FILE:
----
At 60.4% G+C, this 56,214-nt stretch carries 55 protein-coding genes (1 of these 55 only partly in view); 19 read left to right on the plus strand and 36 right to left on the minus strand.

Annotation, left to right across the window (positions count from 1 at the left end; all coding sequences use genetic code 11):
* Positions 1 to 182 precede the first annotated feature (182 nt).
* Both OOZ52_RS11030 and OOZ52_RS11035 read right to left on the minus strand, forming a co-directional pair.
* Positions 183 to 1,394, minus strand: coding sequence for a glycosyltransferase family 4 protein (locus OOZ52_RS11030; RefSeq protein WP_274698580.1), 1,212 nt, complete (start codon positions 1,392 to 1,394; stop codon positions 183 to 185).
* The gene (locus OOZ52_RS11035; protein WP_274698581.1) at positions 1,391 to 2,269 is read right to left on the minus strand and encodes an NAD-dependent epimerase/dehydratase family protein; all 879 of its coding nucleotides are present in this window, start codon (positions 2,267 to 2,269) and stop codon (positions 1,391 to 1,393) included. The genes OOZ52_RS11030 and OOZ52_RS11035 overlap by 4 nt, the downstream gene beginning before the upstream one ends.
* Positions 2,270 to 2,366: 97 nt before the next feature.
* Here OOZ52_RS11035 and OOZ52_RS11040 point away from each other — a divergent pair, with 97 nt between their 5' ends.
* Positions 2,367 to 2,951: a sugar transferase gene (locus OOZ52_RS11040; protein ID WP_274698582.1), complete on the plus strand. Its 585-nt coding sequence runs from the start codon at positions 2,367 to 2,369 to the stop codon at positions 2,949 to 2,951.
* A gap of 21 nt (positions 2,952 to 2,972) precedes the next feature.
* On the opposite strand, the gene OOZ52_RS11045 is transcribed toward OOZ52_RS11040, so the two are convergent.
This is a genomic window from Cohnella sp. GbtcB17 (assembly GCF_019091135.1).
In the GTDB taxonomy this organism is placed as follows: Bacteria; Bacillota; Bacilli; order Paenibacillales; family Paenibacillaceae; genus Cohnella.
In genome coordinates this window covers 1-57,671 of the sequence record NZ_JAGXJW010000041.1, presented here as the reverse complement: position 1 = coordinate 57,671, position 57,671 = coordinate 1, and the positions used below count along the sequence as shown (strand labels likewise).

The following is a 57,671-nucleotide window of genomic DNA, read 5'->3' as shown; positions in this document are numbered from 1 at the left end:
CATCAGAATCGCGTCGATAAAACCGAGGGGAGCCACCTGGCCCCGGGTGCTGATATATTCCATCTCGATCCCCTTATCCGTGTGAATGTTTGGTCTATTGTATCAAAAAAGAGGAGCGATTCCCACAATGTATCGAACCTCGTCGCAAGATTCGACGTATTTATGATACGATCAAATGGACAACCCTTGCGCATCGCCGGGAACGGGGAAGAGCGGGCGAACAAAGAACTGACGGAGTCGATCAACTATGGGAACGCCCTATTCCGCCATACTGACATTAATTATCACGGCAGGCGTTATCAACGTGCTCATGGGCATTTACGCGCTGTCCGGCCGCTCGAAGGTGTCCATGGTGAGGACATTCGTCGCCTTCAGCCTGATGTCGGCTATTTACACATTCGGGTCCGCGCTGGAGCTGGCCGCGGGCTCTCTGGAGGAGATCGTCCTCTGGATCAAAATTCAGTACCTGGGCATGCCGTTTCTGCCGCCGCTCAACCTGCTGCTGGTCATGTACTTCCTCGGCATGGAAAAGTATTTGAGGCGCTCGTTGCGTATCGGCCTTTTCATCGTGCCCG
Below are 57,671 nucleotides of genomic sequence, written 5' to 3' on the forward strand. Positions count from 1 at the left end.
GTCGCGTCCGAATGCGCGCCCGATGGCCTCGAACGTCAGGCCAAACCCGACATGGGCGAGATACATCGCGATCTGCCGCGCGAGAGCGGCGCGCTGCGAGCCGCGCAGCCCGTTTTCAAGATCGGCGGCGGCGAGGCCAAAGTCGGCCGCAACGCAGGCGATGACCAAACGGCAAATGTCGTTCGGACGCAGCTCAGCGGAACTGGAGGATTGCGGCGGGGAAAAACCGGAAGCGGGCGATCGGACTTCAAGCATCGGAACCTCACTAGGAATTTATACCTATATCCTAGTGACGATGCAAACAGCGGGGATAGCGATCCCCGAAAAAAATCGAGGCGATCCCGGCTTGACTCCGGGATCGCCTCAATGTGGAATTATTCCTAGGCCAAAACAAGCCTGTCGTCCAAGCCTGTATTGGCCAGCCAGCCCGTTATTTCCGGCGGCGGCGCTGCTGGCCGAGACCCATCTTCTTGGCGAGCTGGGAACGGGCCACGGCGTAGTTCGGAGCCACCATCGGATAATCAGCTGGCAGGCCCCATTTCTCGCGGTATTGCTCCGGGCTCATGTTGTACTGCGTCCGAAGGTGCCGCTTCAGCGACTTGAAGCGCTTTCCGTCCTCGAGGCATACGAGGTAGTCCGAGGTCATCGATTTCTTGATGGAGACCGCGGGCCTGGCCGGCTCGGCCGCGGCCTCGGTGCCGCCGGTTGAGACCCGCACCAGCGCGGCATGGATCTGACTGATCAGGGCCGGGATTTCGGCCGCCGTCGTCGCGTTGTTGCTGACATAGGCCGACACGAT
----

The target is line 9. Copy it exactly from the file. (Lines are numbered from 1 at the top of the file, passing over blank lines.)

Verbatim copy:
* Positions 2,367 to 2,951: a sugar transferase gene (locus OOZ52_RS11040; protein ID WP_274698582.1), complete on the plus strand. Its 585-nt coding sequence runs from the start codon at positions 2,367 to 2,369 to the stop codon at positions 2,949 to 2,951.